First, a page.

Fishmongers’ Hall: Prison chaplain ‘conned’ by ‘remorseful’ terrorist

A prison chaplain has admitted he may have been “conned” by a convicted terrorist who seemingly showed remorse for his actions.

Usman Khan was freed in December 2018 after serving a jail term for funding a training camp abroad.

Less than a year later, he killed Jack Merritt, 25, and Saskia Jones, 23, at Fishmongers’ Hall near London Bridge.

The Rev Paul Foster has been giving evidence at the inquests into their deaths at London’s Guildhall.

Usman Khan
Usman Khan had been jailed in 2012 over a plot to blow up the London Stock Exchange

Mr Foster, who worked with prisoners of all faiths, said Khan had engaged positively with programmes looking at his offending and the impact of his crimes.

He added: “[Khan] had conversations with me about wanting to change and make a fresh start – to pay more attention to the ripple effect of his actions.”

Jonathan Hough QC, counsel to the inquiry, asked: “Would it have surprised you that, around the time Usman Khan was… engaged in victim awareness, there was intelligence he was trying to radicalise other prisoners?”

Mr Foster said it would.

Mr Hough also said that, at the time of his release, there was intelligence that Khan might commit an attack.

Mr Foster replied: “That would be a surprise.

“If that intelligence is correct, he was obviously presenting himself in a way that was likely to deceive the likes of myself and others.”

He added: “I’m open to say I am wrong, and it is possible I have been conned.”

Map showing location of incident at London Bridge

Mr Foster also said Khan had spoken “openly and emotionally” during a discussion session with a victim of crime.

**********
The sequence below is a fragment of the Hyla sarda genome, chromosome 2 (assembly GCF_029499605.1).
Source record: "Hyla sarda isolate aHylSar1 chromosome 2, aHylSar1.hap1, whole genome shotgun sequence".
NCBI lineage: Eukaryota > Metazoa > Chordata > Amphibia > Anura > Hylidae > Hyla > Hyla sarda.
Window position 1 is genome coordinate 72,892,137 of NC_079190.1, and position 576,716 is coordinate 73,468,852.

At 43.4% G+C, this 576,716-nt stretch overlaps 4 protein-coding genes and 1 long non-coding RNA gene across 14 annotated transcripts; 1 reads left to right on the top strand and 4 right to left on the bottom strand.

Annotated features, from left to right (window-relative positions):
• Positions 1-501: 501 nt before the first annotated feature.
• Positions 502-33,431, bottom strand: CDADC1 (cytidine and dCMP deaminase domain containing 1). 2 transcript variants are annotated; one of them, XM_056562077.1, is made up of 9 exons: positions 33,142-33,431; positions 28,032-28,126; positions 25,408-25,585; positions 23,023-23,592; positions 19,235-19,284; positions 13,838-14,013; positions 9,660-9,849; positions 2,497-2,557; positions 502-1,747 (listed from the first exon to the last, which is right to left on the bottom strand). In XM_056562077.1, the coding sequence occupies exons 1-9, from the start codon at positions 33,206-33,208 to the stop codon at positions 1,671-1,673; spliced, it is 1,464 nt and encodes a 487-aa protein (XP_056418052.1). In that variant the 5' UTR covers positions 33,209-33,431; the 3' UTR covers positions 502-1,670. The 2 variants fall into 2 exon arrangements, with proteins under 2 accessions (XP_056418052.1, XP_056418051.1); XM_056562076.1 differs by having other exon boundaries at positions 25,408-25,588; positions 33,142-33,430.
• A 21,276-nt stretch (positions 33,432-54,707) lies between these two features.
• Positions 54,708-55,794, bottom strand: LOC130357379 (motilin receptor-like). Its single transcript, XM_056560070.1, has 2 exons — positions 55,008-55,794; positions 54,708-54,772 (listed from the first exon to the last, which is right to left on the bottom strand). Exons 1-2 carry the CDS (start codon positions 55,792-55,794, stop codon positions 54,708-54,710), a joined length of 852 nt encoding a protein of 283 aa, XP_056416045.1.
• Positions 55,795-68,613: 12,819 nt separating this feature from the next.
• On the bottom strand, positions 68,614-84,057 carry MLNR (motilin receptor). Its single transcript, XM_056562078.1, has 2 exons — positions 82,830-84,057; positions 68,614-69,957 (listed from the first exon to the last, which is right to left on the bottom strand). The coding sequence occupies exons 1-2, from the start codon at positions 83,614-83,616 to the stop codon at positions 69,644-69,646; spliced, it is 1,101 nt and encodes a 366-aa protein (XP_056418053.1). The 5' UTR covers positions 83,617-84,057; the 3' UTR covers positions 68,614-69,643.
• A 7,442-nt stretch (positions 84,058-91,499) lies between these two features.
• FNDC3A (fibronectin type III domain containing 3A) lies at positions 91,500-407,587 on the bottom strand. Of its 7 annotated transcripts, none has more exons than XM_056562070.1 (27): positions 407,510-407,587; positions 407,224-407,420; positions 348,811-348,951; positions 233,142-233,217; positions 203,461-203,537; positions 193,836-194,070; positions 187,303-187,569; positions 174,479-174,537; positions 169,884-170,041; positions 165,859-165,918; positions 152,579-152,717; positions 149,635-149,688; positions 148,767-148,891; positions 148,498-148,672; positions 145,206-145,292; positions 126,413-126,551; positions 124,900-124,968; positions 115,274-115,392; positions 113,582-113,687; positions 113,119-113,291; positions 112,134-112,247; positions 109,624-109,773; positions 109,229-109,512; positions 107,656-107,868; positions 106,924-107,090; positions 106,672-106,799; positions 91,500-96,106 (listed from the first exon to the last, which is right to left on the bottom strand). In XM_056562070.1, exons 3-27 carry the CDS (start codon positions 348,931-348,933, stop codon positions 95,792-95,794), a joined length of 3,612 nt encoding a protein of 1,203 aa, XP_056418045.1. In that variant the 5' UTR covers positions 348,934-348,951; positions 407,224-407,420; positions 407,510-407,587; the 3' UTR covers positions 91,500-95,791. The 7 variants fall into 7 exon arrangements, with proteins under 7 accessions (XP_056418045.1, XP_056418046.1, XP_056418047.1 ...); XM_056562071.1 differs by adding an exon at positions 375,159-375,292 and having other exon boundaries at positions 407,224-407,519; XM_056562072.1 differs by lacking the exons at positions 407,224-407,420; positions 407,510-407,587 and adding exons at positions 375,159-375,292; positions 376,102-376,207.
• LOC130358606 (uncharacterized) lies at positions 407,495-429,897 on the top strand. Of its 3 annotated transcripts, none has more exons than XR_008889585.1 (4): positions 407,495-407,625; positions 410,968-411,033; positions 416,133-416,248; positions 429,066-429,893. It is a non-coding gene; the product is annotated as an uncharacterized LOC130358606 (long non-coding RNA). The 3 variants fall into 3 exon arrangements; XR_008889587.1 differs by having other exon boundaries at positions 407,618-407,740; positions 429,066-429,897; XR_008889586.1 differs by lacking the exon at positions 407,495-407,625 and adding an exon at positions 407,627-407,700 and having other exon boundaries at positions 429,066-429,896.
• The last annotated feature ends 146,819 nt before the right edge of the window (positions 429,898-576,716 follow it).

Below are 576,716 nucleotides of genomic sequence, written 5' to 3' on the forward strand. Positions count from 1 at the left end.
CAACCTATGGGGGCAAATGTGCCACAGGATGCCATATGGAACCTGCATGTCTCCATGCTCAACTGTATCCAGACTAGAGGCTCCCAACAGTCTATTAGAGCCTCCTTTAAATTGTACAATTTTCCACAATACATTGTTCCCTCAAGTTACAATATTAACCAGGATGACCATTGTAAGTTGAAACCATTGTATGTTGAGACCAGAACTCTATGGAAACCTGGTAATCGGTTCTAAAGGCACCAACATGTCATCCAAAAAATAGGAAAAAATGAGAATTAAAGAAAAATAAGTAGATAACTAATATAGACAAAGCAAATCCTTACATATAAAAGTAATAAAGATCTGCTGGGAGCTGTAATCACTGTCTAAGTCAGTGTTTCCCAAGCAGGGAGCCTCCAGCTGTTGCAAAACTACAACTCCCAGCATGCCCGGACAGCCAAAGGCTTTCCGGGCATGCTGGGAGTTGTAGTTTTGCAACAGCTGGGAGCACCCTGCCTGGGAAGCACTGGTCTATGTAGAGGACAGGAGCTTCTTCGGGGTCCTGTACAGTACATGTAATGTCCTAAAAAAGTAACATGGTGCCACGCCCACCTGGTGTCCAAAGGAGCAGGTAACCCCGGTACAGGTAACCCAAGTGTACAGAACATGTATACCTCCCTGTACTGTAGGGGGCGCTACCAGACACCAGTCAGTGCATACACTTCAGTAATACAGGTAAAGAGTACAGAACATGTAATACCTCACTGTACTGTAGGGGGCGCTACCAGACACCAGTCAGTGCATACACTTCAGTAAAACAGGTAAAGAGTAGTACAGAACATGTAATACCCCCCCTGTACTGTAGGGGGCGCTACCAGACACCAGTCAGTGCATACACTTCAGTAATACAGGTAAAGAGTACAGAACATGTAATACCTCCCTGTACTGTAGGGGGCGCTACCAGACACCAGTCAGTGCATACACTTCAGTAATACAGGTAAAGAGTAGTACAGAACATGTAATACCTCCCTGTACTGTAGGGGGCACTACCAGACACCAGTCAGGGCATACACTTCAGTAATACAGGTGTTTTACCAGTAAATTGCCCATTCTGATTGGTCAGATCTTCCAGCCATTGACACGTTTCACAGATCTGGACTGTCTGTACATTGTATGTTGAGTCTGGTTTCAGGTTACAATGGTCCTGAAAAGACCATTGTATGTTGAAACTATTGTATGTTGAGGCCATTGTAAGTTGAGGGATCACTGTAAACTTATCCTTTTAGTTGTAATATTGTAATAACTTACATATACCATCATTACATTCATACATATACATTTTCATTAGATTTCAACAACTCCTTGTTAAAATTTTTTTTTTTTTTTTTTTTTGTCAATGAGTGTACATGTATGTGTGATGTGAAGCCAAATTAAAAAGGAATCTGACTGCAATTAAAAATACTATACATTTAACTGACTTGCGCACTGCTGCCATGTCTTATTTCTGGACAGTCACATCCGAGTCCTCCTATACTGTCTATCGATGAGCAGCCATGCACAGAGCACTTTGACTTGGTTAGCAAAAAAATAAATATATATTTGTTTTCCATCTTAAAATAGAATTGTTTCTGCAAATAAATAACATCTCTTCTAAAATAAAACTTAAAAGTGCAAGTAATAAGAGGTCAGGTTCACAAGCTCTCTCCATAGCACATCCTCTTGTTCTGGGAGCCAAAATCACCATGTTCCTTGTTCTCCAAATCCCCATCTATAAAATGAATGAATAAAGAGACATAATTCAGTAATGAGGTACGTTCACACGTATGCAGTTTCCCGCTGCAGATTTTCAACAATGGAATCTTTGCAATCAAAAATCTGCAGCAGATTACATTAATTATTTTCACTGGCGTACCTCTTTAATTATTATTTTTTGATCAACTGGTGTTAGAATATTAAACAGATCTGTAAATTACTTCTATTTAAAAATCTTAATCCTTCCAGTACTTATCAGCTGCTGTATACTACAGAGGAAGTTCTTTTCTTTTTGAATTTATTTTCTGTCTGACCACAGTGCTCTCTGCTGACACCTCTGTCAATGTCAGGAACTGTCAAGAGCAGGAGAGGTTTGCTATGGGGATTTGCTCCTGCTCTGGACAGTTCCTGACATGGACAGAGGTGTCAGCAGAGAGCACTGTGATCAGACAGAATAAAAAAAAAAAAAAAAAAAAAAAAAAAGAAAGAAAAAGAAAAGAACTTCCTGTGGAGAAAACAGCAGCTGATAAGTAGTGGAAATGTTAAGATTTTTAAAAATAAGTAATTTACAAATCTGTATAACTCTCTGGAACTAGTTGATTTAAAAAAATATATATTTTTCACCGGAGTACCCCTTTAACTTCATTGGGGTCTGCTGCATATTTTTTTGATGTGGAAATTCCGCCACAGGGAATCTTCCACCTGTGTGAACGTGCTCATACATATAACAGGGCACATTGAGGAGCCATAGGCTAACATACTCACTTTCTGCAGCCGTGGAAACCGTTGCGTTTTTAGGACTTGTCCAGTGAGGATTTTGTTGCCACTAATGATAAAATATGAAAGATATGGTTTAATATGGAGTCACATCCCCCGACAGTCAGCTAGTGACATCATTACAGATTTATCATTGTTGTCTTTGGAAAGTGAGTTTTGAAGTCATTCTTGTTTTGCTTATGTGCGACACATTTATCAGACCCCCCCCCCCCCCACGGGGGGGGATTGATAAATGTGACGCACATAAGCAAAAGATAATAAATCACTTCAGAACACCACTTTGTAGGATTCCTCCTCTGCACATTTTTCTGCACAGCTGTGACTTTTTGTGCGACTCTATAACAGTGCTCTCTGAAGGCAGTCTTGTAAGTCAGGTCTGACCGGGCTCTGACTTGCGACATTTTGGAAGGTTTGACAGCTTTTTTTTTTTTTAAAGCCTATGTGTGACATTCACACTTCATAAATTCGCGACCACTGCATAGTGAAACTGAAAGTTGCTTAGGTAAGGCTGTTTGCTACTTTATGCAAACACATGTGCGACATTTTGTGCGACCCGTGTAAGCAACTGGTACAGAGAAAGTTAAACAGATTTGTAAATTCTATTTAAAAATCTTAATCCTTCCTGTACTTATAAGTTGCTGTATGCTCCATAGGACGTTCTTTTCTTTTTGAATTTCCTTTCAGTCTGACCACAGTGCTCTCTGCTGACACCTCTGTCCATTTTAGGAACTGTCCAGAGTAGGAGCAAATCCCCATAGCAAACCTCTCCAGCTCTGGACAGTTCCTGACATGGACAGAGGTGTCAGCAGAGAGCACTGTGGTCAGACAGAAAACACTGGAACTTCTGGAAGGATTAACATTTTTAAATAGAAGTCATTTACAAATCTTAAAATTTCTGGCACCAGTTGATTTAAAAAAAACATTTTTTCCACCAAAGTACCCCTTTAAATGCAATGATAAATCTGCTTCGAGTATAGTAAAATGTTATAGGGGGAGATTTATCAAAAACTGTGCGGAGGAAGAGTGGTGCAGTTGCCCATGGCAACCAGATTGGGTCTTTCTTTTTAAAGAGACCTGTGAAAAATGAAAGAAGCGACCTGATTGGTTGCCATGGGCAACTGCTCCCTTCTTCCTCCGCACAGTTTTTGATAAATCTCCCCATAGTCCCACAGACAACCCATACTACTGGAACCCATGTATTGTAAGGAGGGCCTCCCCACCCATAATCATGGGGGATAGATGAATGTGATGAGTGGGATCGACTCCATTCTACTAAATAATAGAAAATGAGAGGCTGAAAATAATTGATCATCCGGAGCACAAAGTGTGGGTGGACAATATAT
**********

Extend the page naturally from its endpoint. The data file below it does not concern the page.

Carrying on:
He added: “We were being presented with a lot of positive things about his behaviour – even some of the prisoners were telling me… in one instance a chap lost his son to a murder and Usman was the person at his door offering his condolences and asking if he could help.”

The chaplain described one session with Khan in which he professed “some shame” about the impact his crime had on the Muslim community.

“He appeared to show remorse for what he had done,” Mr Foster said.

‘No risk assessment’

Nick Armstrong, representing the Merritt family, told the hearing that Khan had been one of about 70 prisoners in the UK categorised as “high-risk Category A” – out of a total prison population of 82,000.

Dr Amy Ludlow of Cambridge University, who co-founded the Learning Together programme that organised the November 2019 event, told jurors she had not conducted a risk assessment for the Fishmongers’ Hall gathering.

But if she had, she would have assessed it as being “low risk”, which would probably have only led to the same measures that were in place on the day, she said.

Mr Hough told the witness that prison intelligence in 2017 stated that Khan had been the main inmate for radicalising others and had been involved in “forced conversations”.

Usman Khan at the same table as Saskia Jones
Usman Khan sat at the same table as Saskia Jones before the knife attack

Dr Ludlow told the inquests that “people used to call him high-risk Khan”.

The jury also heard that Khan completed a Learning Together creative writing course in 2018 and later that year became a mentor to others.

In a research paper titled A Study Of Radicalisation In Modern Europe composed while behind bars, Khan said the root of radicalisation and extremism was down to “personal injustices and grievances found by individuals on a daily basis”.

In the paper, Khan also expressed a “desire to be part of work that moves people away from radicalisation and extremist behaviour”, Dr Ludlow told the hearing.

‘Cheering all the way from Stafford’

After his release from prison, Dr Ludlow stayed in touch with Khan and invited him to the Fishmongers’ Hall event.

Jurors saw a text from Khan after she had asked him to “cheer on” Learning Together.

“Don’t worry you’ll hear my cheering all the way from Stafford,” he had replied, making reference to his hometown.

Emails between Dr Ludlow and Khan’s probation manager Kenneth Skelton were also read out.

In one, on 22 October 2019, Dr Ludlow wrote that Khan would feel more comfortable if someone travelled with him from Stafford to the Fishmongers’ Hall event.

But a later email, from a Staffordshire police officer, said that sending two officers on the train with Khan could “not be justified”.

In the end, he travelled down alone and was met when his train arrived in London by others attending the event.

The inquest hearing continues.

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